By By the CCOHS
Preventing musculoskeletal disorders on the job
By By the CCOHS
Selecting the proper tool for the job and fitting it to the individual is important for productivity and worker health, however, even people working at a correctly designed workstation and using the best available tools can get injured.
If you work with hand tools or plan the work of those who do, here are some tips for work organization to help prevent musculoskeletal disorders:
Change it up
Jobs that use only one kind of tool for one or a few tasks, or that use the same movement and same part of the body can overload those muscles, ligaments, tendons or tissues and cause pain and injury. A job that involves a variety of tasks allows you to change your body position to distribute the workload over different parts of the body. This variety gives overused muscles some relief and recovery time.
- Rotate workers among tasks that are different in the type of movement and body parts used, having them move from one task to another according to a schedule.
- Add more tasks to the job.
- Assign a larger part of work to a team of workers with each member sharing several different tasks.
Pace, don’t race
A fast pace of work is a strong risk factor for musculoskeletal disorders. If the pace is too fast, the muscles involved do not have enough time to recover from the effort and restore enough energy to continue the work. If the pace of work is imposed externally – assembly line speed, for example – adjust it to the speed that is acceptable for the slowest worker.
Incentive systems that reward for the quality of work naturally determine the “right” pace of work. In contrast, incentive systems that reward for the amount or quantity of work increase the risk for musculoskeletal disorders and may affect quality as well.
Break it up
Work and rest breaks provide time for the muscles you are using on the job to rest and recover, and help prevent injury. The work break is a time period (even short periods of time, literally seconds) between tasks that allow you to relax muscles involved in operating tools. Rest breaks – the period after work stops – not only allow for refreshment, but also can be used to stretch and relax.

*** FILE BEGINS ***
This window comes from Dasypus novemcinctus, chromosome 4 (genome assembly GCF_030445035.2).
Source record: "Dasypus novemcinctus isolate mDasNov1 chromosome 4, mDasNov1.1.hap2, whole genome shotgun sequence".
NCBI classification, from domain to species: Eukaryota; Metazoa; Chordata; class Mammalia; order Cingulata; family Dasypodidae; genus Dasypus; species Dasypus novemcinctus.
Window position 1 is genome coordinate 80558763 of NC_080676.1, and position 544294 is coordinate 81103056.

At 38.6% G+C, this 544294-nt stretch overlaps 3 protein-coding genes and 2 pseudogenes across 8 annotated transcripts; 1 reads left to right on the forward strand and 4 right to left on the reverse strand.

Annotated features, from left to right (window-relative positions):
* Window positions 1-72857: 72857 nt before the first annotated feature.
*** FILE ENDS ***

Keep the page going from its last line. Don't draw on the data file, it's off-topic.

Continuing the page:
Take time to adjust
When returning to work after a long absence, or when starting a new job, you should have an adjustment or acclimatization period to get in shape. It should allow you to refresh old work habits or get used to a new routine. An adjustment period is an important part of injury prevention. Inexperienced and new workers, as well as “old timers” returning to work after a period of recovery and rehabilitation, are more prone than most workers to both injury and re-injury.
Training workers in the safe use of tools and on the hazards involved in working with them has always been extremely important. As new materials, new technologies, and new equipment replace older ones faster than ever before, the importance of training is even greater. Before introducing a new tool or equipment, as well as any change in the way the job has been done previously, the worker should be given refresher training that includes new information about the changes being introduced.
Even the best-designed tool, or the most ergonomically correct workstation, or the most up-to-date work organization will fail to prevent injuries if the worker is not properly trained.
The Canadian Centre for Occupational Health and Safety (CCOHS) promotes the total well being of workers in Canada by providing information, training, education, systems and solutions that support health and safety programs and injury and illness prevention.